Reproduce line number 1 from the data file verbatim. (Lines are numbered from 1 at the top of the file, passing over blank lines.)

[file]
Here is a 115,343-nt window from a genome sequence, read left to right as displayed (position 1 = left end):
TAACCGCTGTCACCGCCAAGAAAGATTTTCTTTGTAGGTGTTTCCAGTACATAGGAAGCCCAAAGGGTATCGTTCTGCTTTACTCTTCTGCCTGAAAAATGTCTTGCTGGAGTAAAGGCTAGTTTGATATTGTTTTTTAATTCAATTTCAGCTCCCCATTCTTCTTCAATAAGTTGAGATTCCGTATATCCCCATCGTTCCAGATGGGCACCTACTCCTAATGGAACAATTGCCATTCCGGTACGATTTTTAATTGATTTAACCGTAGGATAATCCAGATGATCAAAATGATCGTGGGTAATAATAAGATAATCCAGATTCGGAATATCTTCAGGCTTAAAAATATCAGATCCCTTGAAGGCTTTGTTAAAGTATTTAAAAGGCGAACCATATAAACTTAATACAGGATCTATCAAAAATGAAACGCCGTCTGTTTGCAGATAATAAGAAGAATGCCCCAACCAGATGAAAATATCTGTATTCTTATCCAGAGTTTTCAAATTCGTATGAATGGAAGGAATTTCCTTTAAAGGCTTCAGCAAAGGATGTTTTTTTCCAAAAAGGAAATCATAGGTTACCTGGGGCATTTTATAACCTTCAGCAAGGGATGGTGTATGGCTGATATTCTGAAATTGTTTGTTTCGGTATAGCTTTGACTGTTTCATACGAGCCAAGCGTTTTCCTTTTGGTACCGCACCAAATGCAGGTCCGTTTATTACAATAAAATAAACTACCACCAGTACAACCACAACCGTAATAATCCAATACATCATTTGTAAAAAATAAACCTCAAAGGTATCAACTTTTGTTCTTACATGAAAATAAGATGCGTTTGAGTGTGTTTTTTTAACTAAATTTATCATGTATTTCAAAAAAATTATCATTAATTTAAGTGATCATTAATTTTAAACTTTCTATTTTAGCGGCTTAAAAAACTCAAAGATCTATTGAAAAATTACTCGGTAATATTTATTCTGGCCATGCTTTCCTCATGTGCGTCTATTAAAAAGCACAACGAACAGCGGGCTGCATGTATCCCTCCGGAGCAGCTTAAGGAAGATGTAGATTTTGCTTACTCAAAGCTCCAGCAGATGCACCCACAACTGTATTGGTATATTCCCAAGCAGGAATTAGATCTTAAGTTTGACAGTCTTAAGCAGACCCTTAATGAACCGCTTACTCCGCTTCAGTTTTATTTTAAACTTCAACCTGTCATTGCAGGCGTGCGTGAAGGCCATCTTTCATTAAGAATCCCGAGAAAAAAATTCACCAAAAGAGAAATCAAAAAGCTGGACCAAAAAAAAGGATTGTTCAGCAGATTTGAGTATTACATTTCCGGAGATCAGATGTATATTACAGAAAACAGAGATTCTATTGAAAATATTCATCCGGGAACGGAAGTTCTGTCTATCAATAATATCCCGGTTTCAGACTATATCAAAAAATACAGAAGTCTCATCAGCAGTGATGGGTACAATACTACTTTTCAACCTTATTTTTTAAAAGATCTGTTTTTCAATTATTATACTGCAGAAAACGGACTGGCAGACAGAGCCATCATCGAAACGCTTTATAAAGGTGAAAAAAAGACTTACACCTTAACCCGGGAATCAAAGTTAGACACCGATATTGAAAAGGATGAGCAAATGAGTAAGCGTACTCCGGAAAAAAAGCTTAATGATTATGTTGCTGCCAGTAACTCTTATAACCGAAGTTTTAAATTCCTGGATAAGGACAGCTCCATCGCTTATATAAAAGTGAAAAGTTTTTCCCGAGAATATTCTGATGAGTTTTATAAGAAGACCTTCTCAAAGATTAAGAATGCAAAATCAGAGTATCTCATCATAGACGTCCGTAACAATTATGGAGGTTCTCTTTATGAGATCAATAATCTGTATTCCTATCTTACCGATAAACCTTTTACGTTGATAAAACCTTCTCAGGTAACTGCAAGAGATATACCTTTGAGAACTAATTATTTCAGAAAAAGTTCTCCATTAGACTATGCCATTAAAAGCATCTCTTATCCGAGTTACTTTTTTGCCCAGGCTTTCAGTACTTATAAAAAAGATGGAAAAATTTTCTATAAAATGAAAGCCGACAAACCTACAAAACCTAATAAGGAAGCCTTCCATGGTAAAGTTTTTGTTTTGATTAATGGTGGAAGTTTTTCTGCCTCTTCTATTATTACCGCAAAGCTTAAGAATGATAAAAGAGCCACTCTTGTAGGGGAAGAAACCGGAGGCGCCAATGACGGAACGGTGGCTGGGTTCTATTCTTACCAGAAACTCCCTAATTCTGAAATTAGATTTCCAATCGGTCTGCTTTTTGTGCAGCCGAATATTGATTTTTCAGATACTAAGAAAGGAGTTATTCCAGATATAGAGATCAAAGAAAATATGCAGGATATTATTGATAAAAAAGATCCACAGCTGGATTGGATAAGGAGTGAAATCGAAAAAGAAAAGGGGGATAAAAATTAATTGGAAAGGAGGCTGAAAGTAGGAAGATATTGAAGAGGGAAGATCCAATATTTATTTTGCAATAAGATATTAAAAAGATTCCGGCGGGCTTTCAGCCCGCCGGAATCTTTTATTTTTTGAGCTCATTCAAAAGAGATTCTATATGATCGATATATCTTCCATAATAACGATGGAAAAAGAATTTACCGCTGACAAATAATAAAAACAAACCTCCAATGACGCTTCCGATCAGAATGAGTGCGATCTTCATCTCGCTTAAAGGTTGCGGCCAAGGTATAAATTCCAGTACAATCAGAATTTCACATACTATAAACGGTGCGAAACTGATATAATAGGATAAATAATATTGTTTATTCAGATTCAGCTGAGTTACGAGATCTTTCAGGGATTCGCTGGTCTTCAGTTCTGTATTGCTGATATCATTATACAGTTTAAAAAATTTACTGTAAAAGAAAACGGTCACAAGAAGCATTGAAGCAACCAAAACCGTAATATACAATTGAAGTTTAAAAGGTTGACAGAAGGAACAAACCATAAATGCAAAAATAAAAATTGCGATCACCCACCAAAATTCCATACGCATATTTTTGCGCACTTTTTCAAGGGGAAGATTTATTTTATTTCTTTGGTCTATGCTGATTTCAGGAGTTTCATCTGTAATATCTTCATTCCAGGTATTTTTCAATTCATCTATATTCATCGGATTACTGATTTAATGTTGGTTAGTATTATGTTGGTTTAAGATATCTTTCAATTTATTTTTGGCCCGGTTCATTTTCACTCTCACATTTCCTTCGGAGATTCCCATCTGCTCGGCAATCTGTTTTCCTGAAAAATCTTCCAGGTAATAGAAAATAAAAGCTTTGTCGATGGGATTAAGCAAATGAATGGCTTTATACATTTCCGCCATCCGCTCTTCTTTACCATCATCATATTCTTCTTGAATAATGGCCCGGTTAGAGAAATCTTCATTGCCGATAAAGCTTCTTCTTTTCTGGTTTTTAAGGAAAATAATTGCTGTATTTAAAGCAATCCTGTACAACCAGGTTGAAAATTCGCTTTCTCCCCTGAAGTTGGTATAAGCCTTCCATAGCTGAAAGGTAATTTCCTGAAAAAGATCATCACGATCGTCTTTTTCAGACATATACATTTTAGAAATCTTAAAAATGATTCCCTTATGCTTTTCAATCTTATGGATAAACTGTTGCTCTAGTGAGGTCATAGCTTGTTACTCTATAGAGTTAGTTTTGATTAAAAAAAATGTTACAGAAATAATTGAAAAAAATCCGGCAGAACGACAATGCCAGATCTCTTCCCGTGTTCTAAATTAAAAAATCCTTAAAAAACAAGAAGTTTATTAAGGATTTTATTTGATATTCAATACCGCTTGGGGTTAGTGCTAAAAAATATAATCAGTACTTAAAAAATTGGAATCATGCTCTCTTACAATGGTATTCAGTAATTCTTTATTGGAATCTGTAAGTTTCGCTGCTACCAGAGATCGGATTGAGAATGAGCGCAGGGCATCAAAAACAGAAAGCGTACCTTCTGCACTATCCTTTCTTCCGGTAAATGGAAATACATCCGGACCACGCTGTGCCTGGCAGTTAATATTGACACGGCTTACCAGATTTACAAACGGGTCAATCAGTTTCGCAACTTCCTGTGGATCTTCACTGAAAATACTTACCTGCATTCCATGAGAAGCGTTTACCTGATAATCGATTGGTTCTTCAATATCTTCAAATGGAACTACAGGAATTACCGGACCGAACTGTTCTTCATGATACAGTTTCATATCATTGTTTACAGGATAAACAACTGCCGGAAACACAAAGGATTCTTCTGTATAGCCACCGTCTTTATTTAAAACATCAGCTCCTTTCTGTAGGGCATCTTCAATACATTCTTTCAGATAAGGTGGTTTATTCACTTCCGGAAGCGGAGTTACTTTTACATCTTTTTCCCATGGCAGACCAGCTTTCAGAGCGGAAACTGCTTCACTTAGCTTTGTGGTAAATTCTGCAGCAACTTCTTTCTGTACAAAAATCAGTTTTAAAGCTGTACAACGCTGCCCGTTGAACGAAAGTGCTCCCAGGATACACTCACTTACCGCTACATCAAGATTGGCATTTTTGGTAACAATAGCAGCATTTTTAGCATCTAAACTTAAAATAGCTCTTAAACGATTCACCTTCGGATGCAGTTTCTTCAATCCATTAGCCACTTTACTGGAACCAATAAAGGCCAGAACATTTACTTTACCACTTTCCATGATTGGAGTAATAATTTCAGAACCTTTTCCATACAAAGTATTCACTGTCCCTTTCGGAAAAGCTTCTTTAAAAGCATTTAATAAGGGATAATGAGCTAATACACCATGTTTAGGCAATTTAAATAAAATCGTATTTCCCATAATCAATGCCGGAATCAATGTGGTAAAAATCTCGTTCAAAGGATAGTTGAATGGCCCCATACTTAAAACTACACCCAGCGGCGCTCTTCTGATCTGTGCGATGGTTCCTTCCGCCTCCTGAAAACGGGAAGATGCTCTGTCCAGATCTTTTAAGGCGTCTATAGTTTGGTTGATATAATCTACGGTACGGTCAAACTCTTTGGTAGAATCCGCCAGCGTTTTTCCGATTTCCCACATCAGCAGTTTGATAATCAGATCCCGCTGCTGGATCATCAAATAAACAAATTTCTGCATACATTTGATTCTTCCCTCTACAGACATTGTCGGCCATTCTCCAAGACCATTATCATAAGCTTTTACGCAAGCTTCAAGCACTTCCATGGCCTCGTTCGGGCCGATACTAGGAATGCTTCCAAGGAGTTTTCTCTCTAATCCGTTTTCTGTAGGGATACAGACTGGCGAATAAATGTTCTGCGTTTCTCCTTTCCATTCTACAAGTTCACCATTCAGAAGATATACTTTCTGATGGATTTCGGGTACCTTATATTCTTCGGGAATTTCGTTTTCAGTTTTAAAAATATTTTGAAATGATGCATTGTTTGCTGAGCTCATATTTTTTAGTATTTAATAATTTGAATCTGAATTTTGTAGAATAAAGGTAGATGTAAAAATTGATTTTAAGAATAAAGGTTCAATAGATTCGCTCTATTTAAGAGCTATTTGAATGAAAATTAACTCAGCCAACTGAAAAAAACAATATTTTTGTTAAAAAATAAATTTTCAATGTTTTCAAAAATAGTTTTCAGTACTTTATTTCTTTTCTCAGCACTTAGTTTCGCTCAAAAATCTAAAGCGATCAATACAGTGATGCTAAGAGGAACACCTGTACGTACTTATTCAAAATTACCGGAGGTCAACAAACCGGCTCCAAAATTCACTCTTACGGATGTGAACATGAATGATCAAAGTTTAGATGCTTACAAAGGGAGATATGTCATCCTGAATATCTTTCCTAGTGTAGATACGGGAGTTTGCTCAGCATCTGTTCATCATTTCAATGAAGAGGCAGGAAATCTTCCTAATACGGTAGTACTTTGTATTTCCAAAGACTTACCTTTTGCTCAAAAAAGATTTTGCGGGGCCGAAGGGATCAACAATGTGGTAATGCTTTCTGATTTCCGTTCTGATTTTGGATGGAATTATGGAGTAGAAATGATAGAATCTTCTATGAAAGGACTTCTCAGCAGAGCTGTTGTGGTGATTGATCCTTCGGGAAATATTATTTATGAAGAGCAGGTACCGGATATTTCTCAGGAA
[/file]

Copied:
Here is a 115,343-nt window from a genome sequence, read left to right as displayed (position 1 = left end):